The site contains directions on how to make a 4Patch. It's easy! Anyone can make one. Anyone can contribute one or more to 4Patches4Hope. You don't need to be a quilter or even a sewer; 4Patches are incredibly easy.

I am going to making 4Patches in memory of my mother, Jean Christensen. I hope you make 4Patches for family, friends or others that you know who are fighting cancer, or who have passed on. Remember to keep making them after the glow of Christmas giving has passed. Make a few each month of 2013 and send them in! Send them in love for all who are battling cancer and those who lost the fight.

Here is the link to the website that explains it all:

4Patches4Hope: What is this all about???:

Monday, December 3, 2012

Marshmallows, anyone?

Marshmallows are a big part of the holidays it seems. My hubby makes a sweet yam dish with marshmallows that is to die for. He also likes to eat them right out of the bag, which I think I am the only one who doesn't. He even roasts them over the electric burner for me. He gets them a golden brown, yummy! When I used to "roast" marshmallows over a campfire, I would stick it in the flames, let it catch on fire, pull it out and blow out the flame. Repeat 1-2 times.

Oldest daughter has an interesting marshmallow story. Everyone has noises that just cause them to cringe, the old "fingers on a blackboard" thing. Do kids even know what blackboards are anymore? Back on track: The sound that drove my daughter nuts was rubbing marshmallows together! I didn't even think the made a sound, but apparently they do. As she was growing up, we had great times finding her and terrorizing her with a handful of marshmallows. Just the site of them was enough to make her run away screaming!

Now how do marshmallows fit into the scheme of things? I found this recipe for marshmallows online today in a blog of a blogger that I read. I'm going to have to make some for my hubby real soon!

This is the video tutorial from You Tube posted by DenverBargains. The recipe from the same page is below. If you want to go to the webpage yourself, click here

Homemade Marshmallows

You will never want Jet-Puff in your hot chocolate again!
.75-oz unflavored gelatin (3 envelopes of Knox gelatin)
3/4 cup water, divided
2 cups granulated sugar
2/3 cups light corn syrup
1/4 teaspoon salt
1 tablespoon vanilla extract
1 tsp peppermint extract (optional)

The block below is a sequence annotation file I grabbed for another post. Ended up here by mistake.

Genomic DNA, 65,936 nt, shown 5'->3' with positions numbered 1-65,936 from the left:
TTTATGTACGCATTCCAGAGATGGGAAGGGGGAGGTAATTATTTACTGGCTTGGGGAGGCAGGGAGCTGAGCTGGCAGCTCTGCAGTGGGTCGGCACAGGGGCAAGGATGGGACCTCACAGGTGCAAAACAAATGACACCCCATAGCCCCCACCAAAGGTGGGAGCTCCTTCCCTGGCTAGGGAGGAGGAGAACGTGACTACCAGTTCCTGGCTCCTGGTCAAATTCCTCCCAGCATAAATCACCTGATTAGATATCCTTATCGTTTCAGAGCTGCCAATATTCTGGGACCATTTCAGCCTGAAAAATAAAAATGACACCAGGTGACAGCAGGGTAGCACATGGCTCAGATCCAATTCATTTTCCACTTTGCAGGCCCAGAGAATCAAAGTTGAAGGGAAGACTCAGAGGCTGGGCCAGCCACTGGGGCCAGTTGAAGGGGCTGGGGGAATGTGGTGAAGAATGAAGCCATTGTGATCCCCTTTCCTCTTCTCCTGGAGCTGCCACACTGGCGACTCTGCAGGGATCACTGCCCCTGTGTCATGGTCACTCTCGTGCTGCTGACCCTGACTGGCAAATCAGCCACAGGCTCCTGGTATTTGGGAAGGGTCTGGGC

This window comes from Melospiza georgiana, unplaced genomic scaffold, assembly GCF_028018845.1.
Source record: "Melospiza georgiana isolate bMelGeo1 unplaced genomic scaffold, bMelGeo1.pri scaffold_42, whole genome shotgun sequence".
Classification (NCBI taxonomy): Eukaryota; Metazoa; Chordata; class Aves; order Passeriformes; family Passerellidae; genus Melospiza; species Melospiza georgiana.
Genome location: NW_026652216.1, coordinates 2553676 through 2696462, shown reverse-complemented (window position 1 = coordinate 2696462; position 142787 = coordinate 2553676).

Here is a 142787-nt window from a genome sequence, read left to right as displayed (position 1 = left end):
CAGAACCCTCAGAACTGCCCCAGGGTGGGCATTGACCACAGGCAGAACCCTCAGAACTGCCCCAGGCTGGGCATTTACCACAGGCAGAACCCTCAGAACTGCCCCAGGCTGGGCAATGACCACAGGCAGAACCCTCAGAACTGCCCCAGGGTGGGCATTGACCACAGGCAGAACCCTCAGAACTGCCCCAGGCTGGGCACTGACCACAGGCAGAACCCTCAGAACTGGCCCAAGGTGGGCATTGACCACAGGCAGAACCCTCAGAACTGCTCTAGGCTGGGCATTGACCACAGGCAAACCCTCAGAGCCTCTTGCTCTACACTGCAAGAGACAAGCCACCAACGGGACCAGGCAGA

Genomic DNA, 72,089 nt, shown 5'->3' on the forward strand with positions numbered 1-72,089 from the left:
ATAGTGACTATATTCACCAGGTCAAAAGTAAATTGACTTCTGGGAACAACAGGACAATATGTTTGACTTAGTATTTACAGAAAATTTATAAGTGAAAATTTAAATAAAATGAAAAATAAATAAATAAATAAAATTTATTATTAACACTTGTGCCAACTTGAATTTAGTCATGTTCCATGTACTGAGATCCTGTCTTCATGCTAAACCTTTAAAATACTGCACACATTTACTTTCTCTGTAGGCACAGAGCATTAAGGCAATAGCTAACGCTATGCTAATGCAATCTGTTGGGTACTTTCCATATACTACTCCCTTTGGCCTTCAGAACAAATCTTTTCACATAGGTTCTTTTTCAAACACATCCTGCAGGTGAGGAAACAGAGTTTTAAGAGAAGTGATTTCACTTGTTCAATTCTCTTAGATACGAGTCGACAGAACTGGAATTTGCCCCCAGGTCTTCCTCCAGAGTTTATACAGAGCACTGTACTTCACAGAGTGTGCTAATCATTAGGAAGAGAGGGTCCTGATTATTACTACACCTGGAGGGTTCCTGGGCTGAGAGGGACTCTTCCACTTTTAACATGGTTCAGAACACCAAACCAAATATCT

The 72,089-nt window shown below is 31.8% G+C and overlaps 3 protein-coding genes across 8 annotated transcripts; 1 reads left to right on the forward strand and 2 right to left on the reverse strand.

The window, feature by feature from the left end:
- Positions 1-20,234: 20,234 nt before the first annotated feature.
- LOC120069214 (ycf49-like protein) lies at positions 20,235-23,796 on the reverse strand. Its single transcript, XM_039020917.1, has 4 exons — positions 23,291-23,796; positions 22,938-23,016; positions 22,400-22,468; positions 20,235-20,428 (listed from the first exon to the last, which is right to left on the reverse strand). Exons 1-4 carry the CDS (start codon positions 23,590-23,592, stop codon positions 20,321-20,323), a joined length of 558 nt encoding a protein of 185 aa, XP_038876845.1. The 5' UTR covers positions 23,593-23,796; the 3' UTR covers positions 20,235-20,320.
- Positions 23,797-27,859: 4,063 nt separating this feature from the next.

red food coloring (optional)
1/4 cup powdered sugar
2 T cornstarch
Lightly grease a 9 x 9-inch baking pan. If you have a flexible silicon pan, use it! If not, you can use any metal or glass pan.  It’s just easier to remove the marshmallows from the silicon pan.
In a large mixing bowl (or bowl of a stand mixer if you have one), sprinkle the gelatin over 1/2 cup cold water and allow it to dissolve for about 5-10 minutes.
Combine sugar, corn syrup, and 1/4 cup water in a small saucepan. Bring the mixture to a very  hard boil and cook for one minute (no need for a candy thermometer).  Make sure you stir it frequently, and be careful – this mixture is very hot!
Pour the boiling syrup on top of the gelatin and begin whisking on high.  A stand mixer will make this job much easier, though I’ve used a hand mixer with no problem.  Just be aware it’s possible that you could burn up your mixer using it on high for this long!
Add the salt and whisk on high for about 10 minutes.  At about 8 minutes in, I begin dipping my finger into the mixture and dropping a small dollop on the counter to test how close it is to “done”.  If you drop a dollop on the counter and within 30-60 seconds, it starts to firm up like you would imagine a marshmallow would, you can probably stop whipping.  Ten minutes is usually enough; you can go as long as 12 if you’re unsure.

The only marshmallows my husband will eat plain!
At the end of the mixing, add the vanilla and peppermint extract (if using).  Pour half of the marshmallow mixture into the pan, then swirl around a few drops of red food coloring (if making peppermint marshmallows).  Pour the rest of the mixture on top, then swirl in a little more food coloring.
Allow the marshmallows to set until firm – usually about 4-5 hours.
Once firm, combine 1/4 cup powdered sugar and 2 T cornstarch in a bowl.  Use a pair of kitchen scissors to cut the marshmallows into cubes.  It helps prevent sticking if you dip your scissors in the powdered sugar mixture between each cut.
Toss each marshmallow in the powdered sugar mixture and that’s it – you’re done!  Store in a semi-airtight container.  I’ve found that if they are in a completely airtight container, they tend to get a little soggy; so we usually leave the lid just barely cracked.

Even More Variations To Try

There are endless customization possibilities for these homemade marshmallow! Continuing with the peppermint theme, you could crush candy canes and spread them on the bottom of the pan and then on top of the marshmallows before they set.
Chocolate-dipped marshmallows would be yummy, or could you try tossing them in cocoa powder instead of powdered sugar!
How about coconut extract, or maple?  The possibilities are endless.
Note: I found this recipe online somewhere and have adapted the instructions to be a little bit more beginner-friendly, but have no idea where the original recipe came from!